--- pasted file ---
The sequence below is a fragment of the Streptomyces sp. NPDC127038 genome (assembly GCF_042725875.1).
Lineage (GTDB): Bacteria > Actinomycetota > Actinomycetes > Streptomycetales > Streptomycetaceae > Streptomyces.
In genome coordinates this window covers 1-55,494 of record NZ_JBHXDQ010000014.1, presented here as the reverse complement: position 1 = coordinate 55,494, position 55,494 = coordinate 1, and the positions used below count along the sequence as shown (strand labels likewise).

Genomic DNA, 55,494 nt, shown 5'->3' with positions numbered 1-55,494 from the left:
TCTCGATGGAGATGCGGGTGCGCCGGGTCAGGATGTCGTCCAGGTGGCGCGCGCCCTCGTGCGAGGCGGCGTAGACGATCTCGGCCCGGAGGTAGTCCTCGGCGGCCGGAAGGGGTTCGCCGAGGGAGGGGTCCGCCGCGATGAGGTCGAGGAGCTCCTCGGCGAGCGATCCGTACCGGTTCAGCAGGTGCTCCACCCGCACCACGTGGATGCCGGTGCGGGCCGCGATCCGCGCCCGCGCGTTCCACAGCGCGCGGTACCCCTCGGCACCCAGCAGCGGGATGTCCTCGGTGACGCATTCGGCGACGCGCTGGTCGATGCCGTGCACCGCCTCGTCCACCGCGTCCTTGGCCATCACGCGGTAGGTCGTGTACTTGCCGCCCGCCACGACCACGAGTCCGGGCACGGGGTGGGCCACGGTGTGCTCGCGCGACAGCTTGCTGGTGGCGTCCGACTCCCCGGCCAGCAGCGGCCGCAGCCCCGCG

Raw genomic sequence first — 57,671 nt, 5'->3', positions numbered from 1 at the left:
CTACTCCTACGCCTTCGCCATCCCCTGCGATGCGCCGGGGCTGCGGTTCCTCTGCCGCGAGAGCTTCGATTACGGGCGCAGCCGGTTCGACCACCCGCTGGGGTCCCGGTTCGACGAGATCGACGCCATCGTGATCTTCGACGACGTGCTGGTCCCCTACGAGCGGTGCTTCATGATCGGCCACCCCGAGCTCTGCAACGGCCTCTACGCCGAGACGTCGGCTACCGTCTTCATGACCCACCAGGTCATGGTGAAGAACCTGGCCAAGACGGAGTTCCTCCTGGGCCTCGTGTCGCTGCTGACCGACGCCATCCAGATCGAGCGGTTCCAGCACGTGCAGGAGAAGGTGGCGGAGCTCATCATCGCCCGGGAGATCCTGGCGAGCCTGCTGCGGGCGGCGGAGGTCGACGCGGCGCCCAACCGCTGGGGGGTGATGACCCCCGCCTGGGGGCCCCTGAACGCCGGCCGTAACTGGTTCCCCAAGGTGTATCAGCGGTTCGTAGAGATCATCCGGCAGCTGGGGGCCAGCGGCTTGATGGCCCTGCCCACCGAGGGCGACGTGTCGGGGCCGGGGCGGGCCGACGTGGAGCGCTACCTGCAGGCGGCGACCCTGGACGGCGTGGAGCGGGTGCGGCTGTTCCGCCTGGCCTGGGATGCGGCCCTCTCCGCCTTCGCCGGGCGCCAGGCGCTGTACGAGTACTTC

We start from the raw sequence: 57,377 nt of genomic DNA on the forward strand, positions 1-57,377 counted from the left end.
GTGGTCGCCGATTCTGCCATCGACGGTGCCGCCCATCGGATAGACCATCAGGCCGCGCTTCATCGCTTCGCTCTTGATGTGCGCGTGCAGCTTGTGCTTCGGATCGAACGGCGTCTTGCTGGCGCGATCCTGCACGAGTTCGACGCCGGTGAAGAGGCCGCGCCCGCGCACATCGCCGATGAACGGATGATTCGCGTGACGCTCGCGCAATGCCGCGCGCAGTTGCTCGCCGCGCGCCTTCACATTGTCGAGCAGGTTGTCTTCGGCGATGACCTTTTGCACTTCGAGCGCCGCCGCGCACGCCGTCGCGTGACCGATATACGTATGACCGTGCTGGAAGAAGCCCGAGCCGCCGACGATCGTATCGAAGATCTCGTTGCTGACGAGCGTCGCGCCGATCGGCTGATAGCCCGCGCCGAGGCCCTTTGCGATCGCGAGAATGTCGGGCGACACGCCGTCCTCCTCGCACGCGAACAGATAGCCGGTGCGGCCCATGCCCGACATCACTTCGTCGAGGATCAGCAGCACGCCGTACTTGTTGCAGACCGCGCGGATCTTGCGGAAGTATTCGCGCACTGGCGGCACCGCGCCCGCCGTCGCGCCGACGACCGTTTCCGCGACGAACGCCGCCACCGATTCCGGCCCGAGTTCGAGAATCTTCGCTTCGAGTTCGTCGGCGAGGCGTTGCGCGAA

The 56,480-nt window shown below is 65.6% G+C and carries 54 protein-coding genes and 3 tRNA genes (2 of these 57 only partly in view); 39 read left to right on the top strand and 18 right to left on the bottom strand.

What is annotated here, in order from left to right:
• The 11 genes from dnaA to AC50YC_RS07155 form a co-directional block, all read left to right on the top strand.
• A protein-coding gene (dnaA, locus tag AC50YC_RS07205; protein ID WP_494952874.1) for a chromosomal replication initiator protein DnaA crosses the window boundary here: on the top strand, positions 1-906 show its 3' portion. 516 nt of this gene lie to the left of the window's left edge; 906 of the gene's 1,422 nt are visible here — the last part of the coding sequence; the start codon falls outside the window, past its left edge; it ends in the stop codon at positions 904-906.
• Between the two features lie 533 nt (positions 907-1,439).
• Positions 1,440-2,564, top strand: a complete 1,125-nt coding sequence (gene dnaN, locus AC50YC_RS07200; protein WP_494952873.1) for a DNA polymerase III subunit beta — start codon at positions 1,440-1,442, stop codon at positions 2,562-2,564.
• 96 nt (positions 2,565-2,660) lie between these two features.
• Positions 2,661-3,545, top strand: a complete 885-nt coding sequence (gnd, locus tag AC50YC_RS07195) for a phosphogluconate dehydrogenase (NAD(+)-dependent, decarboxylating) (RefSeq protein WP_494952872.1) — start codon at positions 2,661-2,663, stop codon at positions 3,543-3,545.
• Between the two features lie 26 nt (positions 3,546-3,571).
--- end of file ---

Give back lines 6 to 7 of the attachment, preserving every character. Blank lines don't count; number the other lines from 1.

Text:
Raw genomic sequence first — 57,671 nt, 5'->3', positions numbered from 1 at the left:
CTACTCCTACGCCTTCGCCATCCCCTGCGATGCGCCGGGGCTGCGGTTCCTCTGCCGCGAGAGCTTCGATTACGGGCGCAGCCGGTTCGACCACCCGCTGGGGTCCCGGTTCGACGAGATCGACGCCATCGTGATCTTCGACGACGTGCTGGTCCCCTACGAGCGGTGCTTCATGATCGGCCACCCCGAGCTCTGCAACGGCCTCTACGCCGAGACGTCGGCTACCGTCTTCATGACCCACCAGGTCATGGTGAAGAACCTGGCCAAGACGGAGTTCCTCCTGGGCCTCGTGTCGCTGCTGACCGACGCCATCCAGATCGAGCGGTTCCAGCACGTGCAGGAGAAGGTGGCGGAGCTCATCATCGCCCGGGAGATCCTGGCGAGCCTGCTGCGGGCGGCGGAGGTCGACGCGGCGCCCAACCGCTGGGGGGTGATGACCCCCGCCTGGGGGCCCCTGAACGCCGGCCGTAACTGGTTCCCCAAGGTGTATCAGCGGTTCGTAGAGATCATCCGGCAGCTGGGGGCCAGCGGCTTGATGGCCCTGCCCACCGAGGGCGACGTGTCGGGGCCGGGGCGGGCCGACGTGGAGCGCTACCTGCAGGCGGCGACCCTGGACGGCGTGGAGCGGGTGCGGCTGTTCCGCCTGGCCTGGGATGCGGCCCTCTCCGCCTTCGCCGGGCGCCAGGCGCTGTACGAGTACTTC